Since its inception in 2006, there are six men who have managed to claim the IRONMAN 70.3 World Championship title more than once: Craig Alexander, Michael Raelert, Sebastian Kienle, Javier Gomez, Jan Frodeno and most recently, Gustav Iden.
Of those six, only three have ever won consecutive titles, Raelert in 2009/10, Kienle in 2012/13 and Iden in 2019/21. Fresh off his IRONMAN World Championship win, Iden this weekend has the opportunity to be the only man ever to win more than two 70.3 World titles – and to do it in back-to-back-to-back style.
Momentum on Iden’s side
In his pre-race interview on the Breakfast with Bob show (embedded below), Bob Babbitt brought up the topic of the possibility of a historic three-peat, to which Iden just answered “we will see if it can be done this weekend”.
The 26-year old, from Bergen in Norway, cemented his status as a middle distance powerhouse in 2019, where he took down Alistair Brownlee convincingly at the IRONMAN 70.3 World Championships in Nice to take his first title.
Since then, Iden has gone from strength-to-strength in the world of PTO and IRONMAN racing, with wins so far this year at the PTO Canadian Open and the IRONMAN World Championship putting him at number #2 in the PTO rankings behind training partner Kristian Blummenfelt.
Blummenfelt, the Olympic and World Champion, is widely considered by many to be the only man who can challenge Iden for the title in St George. However, Iden convincingly put Blummenfelt to bed with a three-minute gap on the Big Island at the start of the month and it is hard to see how the 2021 IRONMAN World Champion might take him down.
Blummenfelt, who last got the better of Iden over the 70.3 distance in Bahrain in 2018, has never finished on the podium at an IRONMAN 70.3 World Championship. It will be interesting to see how he has recovered from his third place finish in Kona when he is up against the likes of Sam Long in the fight for the podium in Utah.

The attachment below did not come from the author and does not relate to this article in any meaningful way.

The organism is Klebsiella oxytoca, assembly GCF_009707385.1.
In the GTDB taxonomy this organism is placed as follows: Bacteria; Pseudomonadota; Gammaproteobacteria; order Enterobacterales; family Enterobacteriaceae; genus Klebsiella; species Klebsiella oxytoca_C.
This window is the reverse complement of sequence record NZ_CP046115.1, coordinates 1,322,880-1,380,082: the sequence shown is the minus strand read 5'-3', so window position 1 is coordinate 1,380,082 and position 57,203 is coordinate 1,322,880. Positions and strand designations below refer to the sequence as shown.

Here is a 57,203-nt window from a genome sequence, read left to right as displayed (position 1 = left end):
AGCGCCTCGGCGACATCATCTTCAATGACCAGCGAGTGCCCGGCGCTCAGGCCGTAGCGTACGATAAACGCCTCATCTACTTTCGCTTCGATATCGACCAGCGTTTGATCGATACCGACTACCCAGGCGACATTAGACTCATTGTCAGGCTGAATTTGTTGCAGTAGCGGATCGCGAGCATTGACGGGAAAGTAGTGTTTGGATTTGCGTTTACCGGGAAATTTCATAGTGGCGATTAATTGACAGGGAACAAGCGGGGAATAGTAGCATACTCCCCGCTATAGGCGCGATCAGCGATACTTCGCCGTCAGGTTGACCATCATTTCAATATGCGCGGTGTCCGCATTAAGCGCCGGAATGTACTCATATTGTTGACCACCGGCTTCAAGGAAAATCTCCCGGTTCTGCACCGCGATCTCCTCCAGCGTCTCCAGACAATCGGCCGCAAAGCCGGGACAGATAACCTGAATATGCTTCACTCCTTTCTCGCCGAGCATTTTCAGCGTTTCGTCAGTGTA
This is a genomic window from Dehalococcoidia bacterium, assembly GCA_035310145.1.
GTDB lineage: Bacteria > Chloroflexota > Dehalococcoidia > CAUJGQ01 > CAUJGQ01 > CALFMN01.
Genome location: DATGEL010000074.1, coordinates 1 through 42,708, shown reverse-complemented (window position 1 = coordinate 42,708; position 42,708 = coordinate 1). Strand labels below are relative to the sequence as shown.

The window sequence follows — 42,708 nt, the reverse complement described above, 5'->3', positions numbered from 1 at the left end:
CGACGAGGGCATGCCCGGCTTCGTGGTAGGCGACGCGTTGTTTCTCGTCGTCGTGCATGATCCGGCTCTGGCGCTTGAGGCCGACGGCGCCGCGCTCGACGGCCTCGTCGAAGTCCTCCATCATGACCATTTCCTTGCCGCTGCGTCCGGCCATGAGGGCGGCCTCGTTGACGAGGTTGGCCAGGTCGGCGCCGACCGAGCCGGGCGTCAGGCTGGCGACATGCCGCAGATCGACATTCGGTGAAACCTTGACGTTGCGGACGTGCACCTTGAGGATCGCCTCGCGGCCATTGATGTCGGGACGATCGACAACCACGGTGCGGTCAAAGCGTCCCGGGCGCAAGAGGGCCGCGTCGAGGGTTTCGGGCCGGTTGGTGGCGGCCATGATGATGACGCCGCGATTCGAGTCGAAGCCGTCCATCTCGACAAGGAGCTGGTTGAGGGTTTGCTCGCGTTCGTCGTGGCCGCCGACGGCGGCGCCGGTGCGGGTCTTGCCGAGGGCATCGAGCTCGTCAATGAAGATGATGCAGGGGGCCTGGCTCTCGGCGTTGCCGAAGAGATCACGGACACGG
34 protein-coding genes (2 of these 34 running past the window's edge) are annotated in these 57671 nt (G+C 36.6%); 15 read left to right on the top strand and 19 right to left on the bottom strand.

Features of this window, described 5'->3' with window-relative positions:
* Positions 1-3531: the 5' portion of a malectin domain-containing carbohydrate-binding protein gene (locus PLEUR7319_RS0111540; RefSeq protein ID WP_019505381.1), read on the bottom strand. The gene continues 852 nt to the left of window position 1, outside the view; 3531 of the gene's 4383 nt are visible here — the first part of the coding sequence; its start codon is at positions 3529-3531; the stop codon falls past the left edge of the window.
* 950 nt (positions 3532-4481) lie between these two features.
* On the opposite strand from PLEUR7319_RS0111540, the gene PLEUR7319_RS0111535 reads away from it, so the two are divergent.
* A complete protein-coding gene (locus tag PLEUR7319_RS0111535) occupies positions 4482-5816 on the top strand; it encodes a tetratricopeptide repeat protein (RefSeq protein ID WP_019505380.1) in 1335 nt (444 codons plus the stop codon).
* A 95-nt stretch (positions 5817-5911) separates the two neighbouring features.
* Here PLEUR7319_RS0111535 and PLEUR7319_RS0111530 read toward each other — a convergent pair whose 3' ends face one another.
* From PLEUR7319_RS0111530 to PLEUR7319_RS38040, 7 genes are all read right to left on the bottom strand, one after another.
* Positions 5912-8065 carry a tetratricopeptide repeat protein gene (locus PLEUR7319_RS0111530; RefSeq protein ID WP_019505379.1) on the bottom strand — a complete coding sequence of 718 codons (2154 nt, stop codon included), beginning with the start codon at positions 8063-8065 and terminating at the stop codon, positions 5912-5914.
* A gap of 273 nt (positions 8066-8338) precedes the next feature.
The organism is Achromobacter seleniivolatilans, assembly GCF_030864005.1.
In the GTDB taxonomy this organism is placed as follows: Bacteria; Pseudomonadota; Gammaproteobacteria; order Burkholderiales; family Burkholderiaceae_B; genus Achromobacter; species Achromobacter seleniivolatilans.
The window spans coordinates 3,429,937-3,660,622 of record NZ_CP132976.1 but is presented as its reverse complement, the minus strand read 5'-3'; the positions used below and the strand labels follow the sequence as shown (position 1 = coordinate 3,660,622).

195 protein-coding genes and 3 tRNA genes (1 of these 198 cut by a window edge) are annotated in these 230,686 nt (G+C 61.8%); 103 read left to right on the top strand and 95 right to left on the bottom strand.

“My career doesn’t depend on this”
Addressing the race this weekend, Iden comes across as relaxed in his interview on the Babbittville channel, as he explains how Kona was “the race that I was all-in for this season”, which has made getting in the right head space and recovering for St George quite challenging.
On the topic of recovery, Iden told Babbitt that he “doesn’t feel like I’ve done the training I needed to perform this weekend”, with the “change in time zone and climate” coming from Kona posing some challenges. However, it is impossible to count out Iden, and it might work in his favour that he has been forced to take more time to recover properly than he might have initially anticipated.
On his plan for the race, Iden suggested a measured approach might be the tactic he deploys this weekend, as he plans to “sit back and just see what happens” as the race unfolds. With such great experience at the top end of long course racing, the field this weekend should be wary of Iden’s tactical nous as they try to take him down.
Whatever happens in St George this weekend, a strong argument can be made for Iden’s name to be at the forefront of any conversations around the greatest male IRONMAN 70.3 athlete of all time. A win this weekend, however, and the possibility of a three-peat, could be the race that cements his status as the best ever.